Lauren Lovette was nervous and uncertain of what to expect when she arrived for her first day to work on a new dance for the Paul Taylor Dance Company. She had begun choreographing while still busy performing as a New York City Ballet principal dancer and had made some well-received works for her home company. They caught the eye of Michael Novak, PTDC’s artistic director, who was responsible for commissioning new dances for his troupe to perform alongside Paul Taylor’s extensive and imposing body of work.
The NYCB studio was familiar territory for Lovette – working with dancers with whom she shared a technique and frame of reference. But now she was invited to work with a leading modern dance troupe known for robust, invigorating attack.
“I was so nervous to work with modern dancers for the first time. I didn’t know what that would be like. How to communicate my ideas in a different vocabulary. I didn’t want to waste anyone’s time, but I also wanted to explore,” Lovette recalled recently.
It was also bad timing – early 2020. After a couple of rehearsals to explore movement possibilities with the Taylor dancers – using her days off from NYCB’s full schedule – the Covid pandemic shut down the performing arts. When they began their uncertain return to life, Lovette returned to the Taylor studio but shifted focus to a different work. Titled Pentimento and set to an intriguing score by Alberto Ginastera, it premiered in March 2022 and persuaded Novak that she was an ideal fit for his Company. He named her its resident choreographer.
Fast forward to today, and Lovette is happily and comfortably ensconced as a regular presence with the Taylor Company. During their two-week season at the David H. Koch Theater, they will perform the third and fourth dances she has choreographed for them, all created within the past two years.
“I love it there. It’s such a home,” she says of the Taylor studio. Working there has been my first experience working with a group of dancers repeatedly,” she says. “You have a commission; you come in and discover things about people and do your best. You find a common ground.”
Working with Taylor dancers on an ongoing basis, she notes, “I really get to know them. I absolutely love that process – pulling back the layers. I know them so well. The same dancers will reveal themselves differently later on in the process. There’s no more anxiety when I come into the space.”
For the company’s current generation of dancers, the first not to have choreography made on them by Paul Taylor (1930 – 2018), Lovette provides that irreplaceable experience of performing works created on them.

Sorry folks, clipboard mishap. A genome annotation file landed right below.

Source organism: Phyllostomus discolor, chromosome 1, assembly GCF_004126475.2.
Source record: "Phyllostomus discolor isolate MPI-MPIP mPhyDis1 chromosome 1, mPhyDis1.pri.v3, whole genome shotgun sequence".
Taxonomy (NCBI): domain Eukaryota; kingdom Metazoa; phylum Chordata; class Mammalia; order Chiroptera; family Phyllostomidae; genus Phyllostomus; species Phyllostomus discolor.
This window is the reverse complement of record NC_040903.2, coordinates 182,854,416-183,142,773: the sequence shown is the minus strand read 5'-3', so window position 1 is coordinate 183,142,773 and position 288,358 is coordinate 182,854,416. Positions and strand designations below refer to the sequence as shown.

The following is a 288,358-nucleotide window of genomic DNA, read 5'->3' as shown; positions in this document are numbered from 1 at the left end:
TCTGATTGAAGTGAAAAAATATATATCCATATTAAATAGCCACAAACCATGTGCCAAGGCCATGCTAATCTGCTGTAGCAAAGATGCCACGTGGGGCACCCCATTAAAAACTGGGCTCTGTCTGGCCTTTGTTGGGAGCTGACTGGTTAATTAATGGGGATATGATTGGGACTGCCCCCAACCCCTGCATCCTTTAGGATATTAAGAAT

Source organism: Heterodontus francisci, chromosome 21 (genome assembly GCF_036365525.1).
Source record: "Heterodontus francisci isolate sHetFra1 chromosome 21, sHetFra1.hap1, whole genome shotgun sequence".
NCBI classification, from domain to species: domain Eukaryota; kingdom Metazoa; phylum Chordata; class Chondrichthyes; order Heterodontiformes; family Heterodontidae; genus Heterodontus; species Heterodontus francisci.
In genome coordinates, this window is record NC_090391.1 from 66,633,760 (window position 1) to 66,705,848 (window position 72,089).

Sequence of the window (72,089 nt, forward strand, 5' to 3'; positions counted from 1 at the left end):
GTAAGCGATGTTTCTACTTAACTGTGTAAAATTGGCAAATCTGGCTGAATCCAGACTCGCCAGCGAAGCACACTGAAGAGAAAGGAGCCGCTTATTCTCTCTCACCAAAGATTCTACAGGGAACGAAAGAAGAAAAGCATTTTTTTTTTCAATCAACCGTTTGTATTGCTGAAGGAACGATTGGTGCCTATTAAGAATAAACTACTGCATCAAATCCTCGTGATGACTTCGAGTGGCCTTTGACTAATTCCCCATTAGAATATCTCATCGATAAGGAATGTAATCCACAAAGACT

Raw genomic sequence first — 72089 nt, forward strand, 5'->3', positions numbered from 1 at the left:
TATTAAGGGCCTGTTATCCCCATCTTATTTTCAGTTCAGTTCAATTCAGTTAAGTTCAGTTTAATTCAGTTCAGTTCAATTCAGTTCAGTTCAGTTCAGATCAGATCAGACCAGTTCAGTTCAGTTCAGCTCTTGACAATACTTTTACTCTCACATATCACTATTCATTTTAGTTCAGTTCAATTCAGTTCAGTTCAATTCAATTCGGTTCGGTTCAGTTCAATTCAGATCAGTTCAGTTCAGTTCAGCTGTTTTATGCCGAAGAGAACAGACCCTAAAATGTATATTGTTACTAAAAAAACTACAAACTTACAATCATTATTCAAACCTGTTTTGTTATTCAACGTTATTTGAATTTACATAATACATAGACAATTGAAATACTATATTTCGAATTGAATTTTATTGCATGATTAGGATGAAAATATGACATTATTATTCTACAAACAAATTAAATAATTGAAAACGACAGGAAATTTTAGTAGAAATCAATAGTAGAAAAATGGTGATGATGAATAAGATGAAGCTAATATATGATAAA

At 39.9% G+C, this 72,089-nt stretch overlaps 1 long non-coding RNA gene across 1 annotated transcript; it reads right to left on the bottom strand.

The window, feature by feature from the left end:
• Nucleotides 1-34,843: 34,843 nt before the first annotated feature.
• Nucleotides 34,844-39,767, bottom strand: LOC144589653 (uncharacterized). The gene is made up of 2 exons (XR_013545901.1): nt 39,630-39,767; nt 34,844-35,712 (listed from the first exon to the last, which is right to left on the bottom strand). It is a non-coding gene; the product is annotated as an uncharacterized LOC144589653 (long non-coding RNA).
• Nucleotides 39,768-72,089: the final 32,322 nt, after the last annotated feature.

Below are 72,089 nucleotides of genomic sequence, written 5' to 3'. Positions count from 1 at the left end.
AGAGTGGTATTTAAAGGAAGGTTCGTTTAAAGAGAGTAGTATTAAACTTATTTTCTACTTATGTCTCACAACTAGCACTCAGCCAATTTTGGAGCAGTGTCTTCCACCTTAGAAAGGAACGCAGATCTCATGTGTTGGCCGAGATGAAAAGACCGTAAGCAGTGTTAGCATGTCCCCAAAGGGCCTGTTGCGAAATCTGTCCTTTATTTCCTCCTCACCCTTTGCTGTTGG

The Company’s dancers share her enthusiasm. “What’s amazing with Lauren is the ability to be in back-to-back creative processes,” observes Alex Clayton, who joined the company in 2017. “You’re able to pour more into it, understand each other’s movement qualities, and are able to access different things with each experience; she is able to look at us differently. So, as her pieces continue to evolve, it looks like we’re deepening our connection to one another.”
“I think the trajectory of her work has been so apparent,” says Jessica Ferretti, a Taylor dancer since 2021. “Like any relationship, we get to know each other with more time together. We can read each other’s minds now, in a way. She loves our individuality and makes sure that everyone is highlighted in their own special way.”
Both of Lovette’s premieres are set to adventurous contemporary musical scores. Dreamachine, set to Michael Daugherty’s expansive score of the same title, is the dance she intended to make when she first entered the Taylor studio in 2020. “It’s a dance that belongs with this Company,” Lovette says. “I can’t see it anywhere else. It’s a piece meant for Taylor dancers. It’s funky, and it’s different. It encapsulates everything I love about them.”
Lovette was captivated by Daugherty’s four-movement score, a percussion concerto – and inspired by his eloquent program note, which describes his score as “a tribute to the imagination of inventors who dream about new machines, both real and surreal. The music is inspired by images that connect man and machine in surprising ways.”
Contact by Kevin Puts – the score for Echo, Lovette’s newest work, for all the Company’s men – was brought to Novak’s attention by the director of the Orchestra of St. Luke’s, which plays for the Taylor season and forged a strong bond with the Company. Once he heard it, Novak sensed it would appeal to Lovette. She was enthusiastic: “The music has sensitivity and vulnerability in it; there’s also strength, power. There’s a lot of order and precision in it.” Time For Three, the unique string trio for whom Puts composed the score, will be performing it with OSL.
These two new works will amply demonstrate how mutually inspiring and productive Lovette’s adventure with PTDC has been since that first nervous day. Her ongoing connection with the Company, she reflects, “has definitely expanded me as a choreographer. It challenges me all the time, but even on my most challenging day, I’ve never had a moment when there’s any other place I’d rather be.”